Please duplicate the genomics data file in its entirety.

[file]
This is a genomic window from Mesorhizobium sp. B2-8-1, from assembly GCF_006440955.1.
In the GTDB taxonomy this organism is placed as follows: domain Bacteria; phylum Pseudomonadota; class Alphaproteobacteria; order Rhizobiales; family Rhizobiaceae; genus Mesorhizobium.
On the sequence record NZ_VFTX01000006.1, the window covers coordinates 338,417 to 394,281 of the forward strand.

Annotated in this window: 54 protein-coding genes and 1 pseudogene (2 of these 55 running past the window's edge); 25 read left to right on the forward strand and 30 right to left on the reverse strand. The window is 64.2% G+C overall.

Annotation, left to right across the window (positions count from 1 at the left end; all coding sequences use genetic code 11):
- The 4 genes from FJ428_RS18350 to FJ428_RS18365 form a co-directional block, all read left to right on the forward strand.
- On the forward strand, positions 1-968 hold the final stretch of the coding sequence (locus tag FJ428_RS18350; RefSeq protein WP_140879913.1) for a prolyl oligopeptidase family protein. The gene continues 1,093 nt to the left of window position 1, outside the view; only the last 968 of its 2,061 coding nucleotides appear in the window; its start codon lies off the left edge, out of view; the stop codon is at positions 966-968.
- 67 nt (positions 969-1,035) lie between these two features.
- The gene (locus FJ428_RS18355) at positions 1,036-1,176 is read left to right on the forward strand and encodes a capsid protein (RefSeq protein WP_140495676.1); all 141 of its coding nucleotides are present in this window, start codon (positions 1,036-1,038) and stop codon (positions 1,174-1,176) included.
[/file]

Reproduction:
This is a genomic window from Mesorhizobium sp. B2-8-1, from assembly GCF_006440955.1.
In the GTDB taxonomy this organism is placed as follows: domain Bacteria; phylum Pseudomonadota; class Alphaproteobacteria; order Rhizobiales; family Rhizobiaceae; genus Mesorhizobium.
On the sequence record NZ_VFTX01000006.1, the window covers coordinates 338,417 to 394,281 of the forward strand.

Annotated in this window: 54 protein-coding genes and 1 pseudogene (2 of these 55 running past the window's edge); 25 read left to right on the forward strand and 30 right to left on the reverse strand. The window is 64.2% G+C overall.

Annotation, left to right across the window (positions count from 1 at the left end; all coding sequences use genetic code 11):
- The 4 genes from FJ428_RS18350 to FJ428_RS18365 form a co-directional block, all read left to right on the forward strand.
- On the forward strand, positions 1-968 hold the final stretch of the coding sequence (locus tag FJ428_RS18350; RefSeq protein WP_140879913.1) for a prolyl oligopeptidase family protein. The gene continues 1,093 nt to the left of window position 1, outside the view; only the last 968 of its 2,061 coding nucleotides appear in the window; its start codon lies off the left edge, out of view; the stop codon is at positions 966-968.
- 67 nt (positions 969-1,035) lie between these two features.
- The gene (locus FJ428_RS18355) at positions 1,036-1,176 is read left to right on the forward strand and encodes a capsid protein (RefSeq protein WP_140495676.1); all 141 of its coding nucleotides are present in this window, start codon (positions 1,036-1,038) and stop codon (positions 1,174-1,176) included.